We have effectively overloaded the add() method now. I can add ints to ints or ints to floats. So if I write x + y (which is basically shorthand for (&x).add(&y)), the compiler must use both the type of x and y to decide which impl will be invoked.

Interestingly, it is possible to encode something very much like overloading by making use of double-dispatch in a style somewhat similar to the visitor pattern:

trait IntRhs<S> {
    pure fn add_to_int(lhs: int) -> S;
impl<S, R: IntRhs<S>> int: Add<R, S> {
    pure fn add(&self, rhs: &R) -> S {
impl int: IntRhs<int> {...}
impl float: IntRhs<float> {...}

Although this pattern is wordier, it is also more flexible: it is now possible for other types to implement IntRhs and hence be usable as the right-hand-side of an addition with an integer. In other words, this pattern is probably how you should be doing it anyhow.

When should I use an impl whose self type is a type parameter?

I spent some time looking through the impls that appear in our standard library. Most are fairly straightforward. There is one pattern though that stands out as unusal. You can have an impl which has the form:

impl<A: Foo> A: Bar { ... }

This impl implements the trait Bar for any type A that implements the trait Foo. This kind of impl is supported under the rules I propose; however, it is only permitted if (1) Bar is defined in the current crate and (2) there are no other impls of the trait Bar.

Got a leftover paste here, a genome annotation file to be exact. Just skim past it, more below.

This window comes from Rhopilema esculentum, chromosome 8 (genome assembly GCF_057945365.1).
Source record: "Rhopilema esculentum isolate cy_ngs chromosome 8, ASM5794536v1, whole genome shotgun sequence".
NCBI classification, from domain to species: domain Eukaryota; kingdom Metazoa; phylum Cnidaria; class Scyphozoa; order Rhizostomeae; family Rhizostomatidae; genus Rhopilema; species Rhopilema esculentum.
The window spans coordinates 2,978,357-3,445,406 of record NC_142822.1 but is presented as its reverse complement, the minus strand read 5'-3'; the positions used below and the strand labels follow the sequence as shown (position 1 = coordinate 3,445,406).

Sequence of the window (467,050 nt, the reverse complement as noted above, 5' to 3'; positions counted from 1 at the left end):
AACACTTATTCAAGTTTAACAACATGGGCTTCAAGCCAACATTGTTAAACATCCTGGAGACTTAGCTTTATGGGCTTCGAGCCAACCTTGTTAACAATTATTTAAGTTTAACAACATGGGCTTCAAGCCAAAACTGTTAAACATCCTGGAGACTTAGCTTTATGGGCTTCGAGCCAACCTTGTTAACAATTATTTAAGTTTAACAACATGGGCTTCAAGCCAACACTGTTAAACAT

The reason that there can be no other impls is that if there were another impl, no matter what self type it had, it would violate restriction #1 from my list, since you could substitute that type for A. Note that restriction #1 did not require that the substituted type meet the bounds placed on the type variable—in other words, it is a violation to implement the trait Bar for any other type T, even if T does not implement Foo! This is an intentional limitation: it helps ensure that the implementation does not need to backtrack. It also has other nice properties: for example, adding an implementation for the trait Foo can never cause ambiguity errors with respect to implementations of the trait Bar.